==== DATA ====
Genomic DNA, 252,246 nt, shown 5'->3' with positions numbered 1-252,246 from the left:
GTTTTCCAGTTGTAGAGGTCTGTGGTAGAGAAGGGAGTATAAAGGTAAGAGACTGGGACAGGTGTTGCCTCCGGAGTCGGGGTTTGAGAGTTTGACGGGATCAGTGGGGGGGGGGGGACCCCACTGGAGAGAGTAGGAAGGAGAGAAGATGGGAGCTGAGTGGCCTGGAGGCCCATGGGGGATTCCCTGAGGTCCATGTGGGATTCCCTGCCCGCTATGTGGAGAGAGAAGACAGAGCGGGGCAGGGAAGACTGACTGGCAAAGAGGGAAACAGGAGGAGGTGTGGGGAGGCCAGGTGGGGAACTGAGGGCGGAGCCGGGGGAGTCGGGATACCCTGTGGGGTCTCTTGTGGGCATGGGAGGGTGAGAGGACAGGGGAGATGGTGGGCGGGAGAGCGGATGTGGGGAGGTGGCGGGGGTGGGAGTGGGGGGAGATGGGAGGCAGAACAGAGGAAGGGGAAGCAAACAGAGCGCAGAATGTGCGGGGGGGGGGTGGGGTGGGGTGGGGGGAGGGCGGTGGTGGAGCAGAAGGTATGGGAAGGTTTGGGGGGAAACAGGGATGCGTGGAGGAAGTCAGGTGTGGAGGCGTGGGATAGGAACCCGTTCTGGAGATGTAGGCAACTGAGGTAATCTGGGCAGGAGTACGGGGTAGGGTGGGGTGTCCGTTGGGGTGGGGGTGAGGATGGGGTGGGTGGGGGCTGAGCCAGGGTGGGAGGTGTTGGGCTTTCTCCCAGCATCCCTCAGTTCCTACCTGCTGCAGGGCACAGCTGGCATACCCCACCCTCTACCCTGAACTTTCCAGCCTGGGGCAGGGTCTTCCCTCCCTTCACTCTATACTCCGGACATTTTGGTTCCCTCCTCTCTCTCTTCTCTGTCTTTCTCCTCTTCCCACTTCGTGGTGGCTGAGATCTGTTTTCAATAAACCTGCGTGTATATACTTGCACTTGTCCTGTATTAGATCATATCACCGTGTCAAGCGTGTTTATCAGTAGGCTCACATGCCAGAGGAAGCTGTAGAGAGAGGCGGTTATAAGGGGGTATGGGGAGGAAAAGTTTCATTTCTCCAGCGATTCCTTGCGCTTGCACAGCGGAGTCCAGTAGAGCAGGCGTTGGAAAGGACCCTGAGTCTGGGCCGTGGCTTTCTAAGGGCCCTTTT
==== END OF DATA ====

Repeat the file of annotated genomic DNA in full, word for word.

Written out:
Genomic DNA, 252,246 nt, shown 5'->3' with positions numbered 1-252,246 from the left:
GTTTTCCAGTTGTAGAGGTCTGTGGTAGAGAAGGGAGTATAAAGGTAAGAGACTGGGACAGGTGTTGCCTCCGGAGTCGGGGTTTGAGAGTTTGACGGGATCAGTGGGGGGGGGGGGACCCCACTGGAGAGAGTAGGAAGGAGAGAAGATGGGAGCTGAGTGGCCTGGAGGCCCATGGGGGATTCCCTGAGGTCCATGTGGGATTCCCTGCCCGCTATGTGGAGAGAGAAGACAGAGCGGGGCAGGGAAGACTGACTGGCAAAGAGGGAAACAGGAGGAGGTGTGGGGAGGCCAGGTGGGGAACTGAGGGCGGAGCCGGGGGAGTCGGGATACCCTGTGGGGTCTCTTGTGGGCATGGGAGGGTGAGAGGACAGGGGAGATGGTGGGCGGGAGAGCGGATGTGGGGAGGTGGCGGGGGTGGGAGTGGGGGGAGATGGGAGGCAGAACAGAGGAAGGGGAAGCAAACAGAGCGCAGAATGTGCGGGGGGGGGGTGGGGTGGGGTGGGGGGAGGGCGGTGGTGGAGCAGAAGGTATGGGAAGGTTTGGGGGGAAACAGGGATGCGTGGAGGAAGTCAGGTGTGGAGGCGTGGGATAGGAACCCGTTCTGGAGATGTAGGCAACTGAGGTAATCTGGGCAGGAGTACGGGGTAGGGTGGGGTGTCCGTTGGGGTGGGGGTGAGGATGGGGTGGGTGGGGGCTGAGCCAGGGTGGGAGGTGTTGGGCTTTCTCCCAGCATCCCTCAGTTCCTACCTGCTGCAGGGCACAGCTGGCATACCCCACCCTCTACCCTGAACTTTCCAGCCTGGGGCAGGGTCTTCCCTCCCTTCACTCTATACTCCGGACATTTTGGTTCCCTCCTCTCTCTCTTCTCTGTCTTTCTCCTCTTCCCACTTCGTGGTGGCTGAGATCTGTTTTCAATAAACCTGCGTGTATATACTTGCACTTGTCCTGTATTAGATCATATCACCGTGTCAAGCGTGTTTATCAGTAGGCTCACATGCCAGAGGAAGCTGTAGAGAGAGGCGGTTATAAGGGGGTATGGGGAGGAAAAGTTTCATTTCTCCAGCGATTCCTTGCGCTTGCACAGCGGAGTCCAGTAGAGCAGGCGTTGGAAAGGACCCTGAGTCTGGGCCGTGGCTTTCTAAGGGCCCTTTT